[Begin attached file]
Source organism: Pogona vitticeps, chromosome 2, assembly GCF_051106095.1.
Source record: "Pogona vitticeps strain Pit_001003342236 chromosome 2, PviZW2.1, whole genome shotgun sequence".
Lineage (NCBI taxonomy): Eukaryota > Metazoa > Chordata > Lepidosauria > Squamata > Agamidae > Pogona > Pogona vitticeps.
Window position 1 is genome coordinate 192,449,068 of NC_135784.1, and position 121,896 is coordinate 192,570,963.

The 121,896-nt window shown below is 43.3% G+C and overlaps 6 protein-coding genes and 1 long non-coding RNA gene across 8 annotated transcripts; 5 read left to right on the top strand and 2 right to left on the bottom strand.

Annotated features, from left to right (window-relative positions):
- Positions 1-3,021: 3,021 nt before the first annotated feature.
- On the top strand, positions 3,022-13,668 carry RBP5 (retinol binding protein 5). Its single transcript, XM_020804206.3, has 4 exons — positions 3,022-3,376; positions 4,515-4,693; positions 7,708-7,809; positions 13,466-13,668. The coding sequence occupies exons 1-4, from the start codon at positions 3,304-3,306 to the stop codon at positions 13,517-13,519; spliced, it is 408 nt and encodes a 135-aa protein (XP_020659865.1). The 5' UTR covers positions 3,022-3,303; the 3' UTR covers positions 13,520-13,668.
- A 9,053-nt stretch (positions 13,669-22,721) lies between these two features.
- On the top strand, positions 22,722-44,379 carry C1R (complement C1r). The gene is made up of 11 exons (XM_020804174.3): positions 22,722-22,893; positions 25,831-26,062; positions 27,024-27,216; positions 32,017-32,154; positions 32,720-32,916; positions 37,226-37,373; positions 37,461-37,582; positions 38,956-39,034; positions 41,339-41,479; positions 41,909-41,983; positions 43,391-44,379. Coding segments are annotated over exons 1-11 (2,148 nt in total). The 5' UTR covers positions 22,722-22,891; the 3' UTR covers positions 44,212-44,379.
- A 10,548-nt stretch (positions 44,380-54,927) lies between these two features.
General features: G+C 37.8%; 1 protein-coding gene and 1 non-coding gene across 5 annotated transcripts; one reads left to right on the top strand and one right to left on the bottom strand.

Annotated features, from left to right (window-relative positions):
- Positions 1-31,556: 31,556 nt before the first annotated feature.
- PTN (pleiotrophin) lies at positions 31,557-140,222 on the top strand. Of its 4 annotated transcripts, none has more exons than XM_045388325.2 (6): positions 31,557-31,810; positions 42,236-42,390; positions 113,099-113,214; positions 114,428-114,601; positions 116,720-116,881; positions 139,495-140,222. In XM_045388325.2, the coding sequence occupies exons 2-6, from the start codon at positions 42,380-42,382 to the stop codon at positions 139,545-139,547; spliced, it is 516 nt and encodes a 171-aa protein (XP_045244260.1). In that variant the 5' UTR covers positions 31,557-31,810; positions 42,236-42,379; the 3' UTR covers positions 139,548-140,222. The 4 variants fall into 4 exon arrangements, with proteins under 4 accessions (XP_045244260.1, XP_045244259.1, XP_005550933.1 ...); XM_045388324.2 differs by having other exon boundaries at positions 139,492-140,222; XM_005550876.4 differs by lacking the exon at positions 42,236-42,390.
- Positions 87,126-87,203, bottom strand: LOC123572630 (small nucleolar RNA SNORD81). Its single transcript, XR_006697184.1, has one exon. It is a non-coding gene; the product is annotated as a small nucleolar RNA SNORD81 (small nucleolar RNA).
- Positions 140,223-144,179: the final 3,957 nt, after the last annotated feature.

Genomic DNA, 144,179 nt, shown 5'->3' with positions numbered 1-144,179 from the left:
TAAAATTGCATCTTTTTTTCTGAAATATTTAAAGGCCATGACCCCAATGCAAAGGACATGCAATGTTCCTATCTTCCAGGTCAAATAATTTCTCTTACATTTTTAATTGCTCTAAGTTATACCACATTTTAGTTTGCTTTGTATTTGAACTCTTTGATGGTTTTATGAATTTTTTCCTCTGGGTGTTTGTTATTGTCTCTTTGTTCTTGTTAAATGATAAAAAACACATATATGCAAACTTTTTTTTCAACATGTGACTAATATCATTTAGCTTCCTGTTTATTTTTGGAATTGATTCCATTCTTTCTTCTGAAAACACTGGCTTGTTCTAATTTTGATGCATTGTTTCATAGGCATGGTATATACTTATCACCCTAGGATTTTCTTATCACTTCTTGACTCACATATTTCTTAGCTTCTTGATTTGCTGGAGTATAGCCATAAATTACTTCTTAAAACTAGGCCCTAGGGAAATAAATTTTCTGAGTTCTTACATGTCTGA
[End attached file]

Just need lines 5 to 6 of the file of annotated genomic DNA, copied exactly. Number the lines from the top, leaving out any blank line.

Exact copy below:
The 121,896-nt window shown below is 43.3% G+C and overlaps 6 protein-coding genes and 1 long non-coding RNA gene across 8 annotated transcripts; 5 read left to right on the top strand and 2 right to left on the bottom strand.

Annotated features, from left to right (window-relative positions):